Network interdiction models are used to model a how a “defender” should best react to the presence of an “attacker” on a network. In contrast to other network interdiction models, shortest-path network interdiction considers an attacker who is attempting to maximize their probability of reaching a given sink node from a given source node. The attacker has a probability of traversing each arc safely. The defender is able to “interdict” a subset of these arcs (within the confines of a budget) by placing sensors on them, thereby reducing the attacker’s probability of safely traversing that arc.
This network interdiction model can be seen as a bilevel game. As the defender, we attempt to minimize the attacker’s maximum-reliability path through the network. Many of the models are obtained by beginning with this min-max formulation and consolidating it into something more workable.
Here’s a picture to visualize what is happening. As defenders, we choose first the arcs on which to place sensors. Afterwards, the attacker will note our decision and take the “best” (maximum-reliability) path through the network.
On the picture, the red dashes represent sensors. The blue path represents the attacker’s maximum-reliability path through the network.
Let’s build a model! We’ll need to define a few things first.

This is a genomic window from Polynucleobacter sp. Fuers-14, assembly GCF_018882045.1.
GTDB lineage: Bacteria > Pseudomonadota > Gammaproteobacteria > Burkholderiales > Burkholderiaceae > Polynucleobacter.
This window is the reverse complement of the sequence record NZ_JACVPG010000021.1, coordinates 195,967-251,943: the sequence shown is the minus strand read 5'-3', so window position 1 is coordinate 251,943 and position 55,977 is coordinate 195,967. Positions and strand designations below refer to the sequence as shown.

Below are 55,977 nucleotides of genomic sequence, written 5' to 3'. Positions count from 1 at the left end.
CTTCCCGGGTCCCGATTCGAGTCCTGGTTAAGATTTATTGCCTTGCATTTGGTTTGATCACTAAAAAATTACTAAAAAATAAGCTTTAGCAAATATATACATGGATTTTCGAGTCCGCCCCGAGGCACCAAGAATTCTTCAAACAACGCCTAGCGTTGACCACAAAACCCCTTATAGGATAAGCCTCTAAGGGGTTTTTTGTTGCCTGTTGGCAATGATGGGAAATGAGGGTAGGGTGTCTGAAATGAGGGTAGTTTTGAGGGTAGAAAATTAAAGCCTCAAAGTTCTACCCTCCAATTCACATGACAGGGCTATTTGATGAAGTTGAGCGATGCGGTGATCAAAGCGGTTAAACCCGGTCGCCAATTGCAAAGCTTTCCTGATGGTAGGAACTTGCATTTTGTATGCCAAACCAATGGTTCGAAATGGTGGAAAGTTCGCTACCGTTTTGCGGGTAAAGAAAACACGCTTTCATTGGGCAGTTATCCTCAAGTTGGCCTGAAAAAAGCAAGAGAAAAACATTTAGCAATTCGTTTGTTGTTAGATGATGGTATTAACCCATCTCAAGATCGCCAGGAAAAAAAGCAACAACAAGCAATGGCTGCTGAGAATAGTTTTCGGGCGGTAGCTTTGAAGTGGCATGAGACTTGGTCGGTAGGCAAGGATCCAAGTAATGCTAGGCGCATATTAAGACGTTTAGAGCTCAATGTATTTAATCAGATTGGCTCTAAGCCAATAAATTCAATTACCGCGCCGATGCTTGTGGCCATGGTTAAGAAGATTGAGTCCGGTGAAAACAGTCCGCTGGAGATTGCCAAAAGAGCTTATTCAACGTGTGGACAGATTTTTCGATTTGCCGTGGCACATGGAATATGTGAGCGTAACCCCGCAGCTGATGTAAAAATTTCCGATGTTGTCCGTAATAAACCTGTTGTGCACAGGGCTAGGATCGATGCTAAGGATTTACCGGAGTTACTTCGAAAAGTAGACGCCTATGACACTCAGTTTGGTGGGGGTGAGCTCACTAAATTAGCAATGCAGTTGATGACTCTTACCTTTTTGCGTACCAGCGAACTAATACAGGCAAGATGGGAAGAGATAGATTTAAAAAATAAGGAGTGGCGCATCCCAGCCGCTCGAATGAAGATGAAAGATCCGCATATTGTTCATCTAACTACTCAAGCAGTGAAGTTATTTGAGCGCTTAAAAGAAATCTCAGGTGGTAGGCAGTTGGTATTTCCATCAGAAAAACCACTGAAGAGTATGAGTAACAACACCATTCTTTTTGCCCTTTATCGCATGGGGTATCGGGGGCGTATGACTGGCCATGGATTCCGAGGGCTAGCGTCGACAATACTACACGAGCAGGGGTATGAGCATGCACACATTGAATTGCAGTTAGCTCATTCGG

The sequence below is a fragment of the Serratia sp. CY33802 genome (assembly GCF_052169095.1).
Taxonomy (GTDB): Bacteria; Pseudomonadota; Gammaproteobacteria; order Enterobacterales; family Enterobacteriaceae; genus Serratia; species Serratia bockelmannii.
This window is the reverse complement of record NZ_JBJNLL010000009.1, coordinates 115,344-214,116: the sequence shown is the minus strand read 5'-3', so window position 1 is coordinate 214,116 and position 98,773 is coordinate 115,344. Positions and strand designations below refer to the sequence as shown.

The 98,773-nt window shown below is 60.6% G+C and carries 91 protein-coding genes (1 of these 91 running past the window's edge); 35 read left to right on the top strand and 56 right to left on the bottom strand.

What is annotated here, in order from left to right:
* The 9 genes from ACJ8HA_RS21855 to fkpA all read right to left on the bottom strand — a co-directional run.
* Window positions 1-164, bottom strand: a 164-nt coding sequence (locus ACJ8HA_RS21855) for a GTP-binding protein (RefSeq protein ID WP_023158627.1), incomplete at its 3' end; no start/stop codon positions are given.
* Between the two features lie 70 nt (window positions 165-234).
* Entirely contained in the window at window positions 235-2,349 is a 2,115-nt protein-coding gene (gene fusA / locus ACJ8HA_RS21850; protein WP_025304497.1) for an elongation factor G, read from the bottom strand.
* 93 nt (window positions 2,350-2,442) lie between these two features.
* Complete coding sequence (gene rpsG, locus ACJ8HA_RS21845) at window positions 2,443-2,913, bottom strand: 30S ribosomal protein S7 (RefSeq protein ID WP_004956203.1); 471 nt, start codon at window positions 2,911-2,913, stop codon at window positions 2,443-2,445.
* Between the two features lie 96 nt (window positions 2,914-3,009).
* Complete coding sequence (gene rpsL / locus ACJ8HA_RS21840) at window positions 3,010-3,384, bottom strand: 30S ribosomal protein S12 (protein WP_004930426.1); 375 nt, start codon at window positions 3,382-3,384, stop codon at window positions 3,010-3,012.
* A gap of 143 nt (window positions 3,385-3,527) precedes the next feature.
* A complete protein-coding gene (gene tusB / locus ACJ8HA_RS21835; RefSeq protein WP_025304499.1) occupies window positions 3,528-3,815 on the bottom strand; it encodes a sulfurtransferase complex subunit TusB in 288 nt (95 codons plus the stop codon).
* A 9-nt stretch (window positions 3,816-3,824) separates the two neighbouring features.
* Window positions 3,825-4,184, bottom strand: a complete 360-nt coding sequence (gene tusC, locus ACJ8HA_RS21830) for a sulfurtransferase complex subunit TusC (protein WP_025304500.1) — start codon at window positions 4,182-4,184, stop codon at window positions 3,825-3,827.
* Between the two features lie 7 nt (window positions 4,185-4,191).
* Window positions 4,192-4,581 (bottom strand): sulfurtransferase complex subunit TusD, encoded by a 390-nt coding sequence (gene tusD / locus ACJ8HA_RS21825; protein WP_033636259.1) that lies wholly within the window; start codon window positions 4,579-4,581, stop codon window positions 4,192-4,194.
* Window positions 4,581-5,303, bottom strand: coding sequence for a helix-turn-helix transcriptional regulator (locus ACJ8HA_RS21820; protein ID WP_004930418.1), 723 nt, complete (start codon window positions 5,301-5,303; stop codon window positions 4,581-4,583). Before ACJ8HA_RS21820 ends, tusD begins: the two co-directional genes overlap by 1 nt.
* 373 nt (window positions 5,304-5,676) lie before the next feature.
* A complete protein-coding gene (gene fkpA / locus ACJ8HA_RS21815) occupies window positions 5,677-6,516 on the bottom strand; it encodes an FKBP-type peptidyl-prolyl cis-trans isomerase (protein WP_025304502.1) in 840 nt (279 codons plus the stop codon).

- : our directed network
- : arcs on which we can place sensor
- : interdiction budget
- : cost of placing a sensor on arc
- : probability of attacker traversing arc undetected
- : probability of attacker traversing arc undetected when a sensor is present
- : value of maximum-reliability path from to with no sensors installed
- : the attacker’s starting point
- : the attacker’s goal
For our data to make sense, we must have .
Great! We’ll now add a few variables.
- : probability of attacker making it from node to node undetected
- : whether or not we place a sensor on arc
If is defined as above, we surely want . It only makes sense that if the attacker is present at the ending goal, they will make it to their goal with probability .
Furthermore, we want $\pi_i$ to take on specific values based on our values of . Specifically, if we do interdict arc , we want to enforce . If we do not interdict arc , we want to enforce . Our objective will be to minimize . This will ensure that is calculated to the attacker’s best path from to .
Now let’s examine the model.
Remember when we wanted to enforce certain conditions on depending on our choices of for ? Let’s see if those hold!
Let . By the second constraint, we have , as desired. We also want to ensure the third constraint is dominated by this constraint; that is, it has no bearing on the model. Because we have . This proves the third constraint is dominated by the second.
Now, let . By the third constraint, we have , which is again what we want. We will also ensure the second constraint is dominated by this constraint. Because and , we have . Thus, the second constraint is indeed dominated by the third.
In a few weeks, we’ll be taking a closer look at the stochastic case of the maximum-reliability network problem, in which the attacker’s starting and ending points are unknown.
Anyways, back to watching The Bachelor finale. I’m totally only watching because my wife is. #TeamLauren
Cormican, Kelly J., David P. Morton, and R. Kevin Wood. “Stochastic network interdiction.” Operations Research 46.2 (1998): 184-197.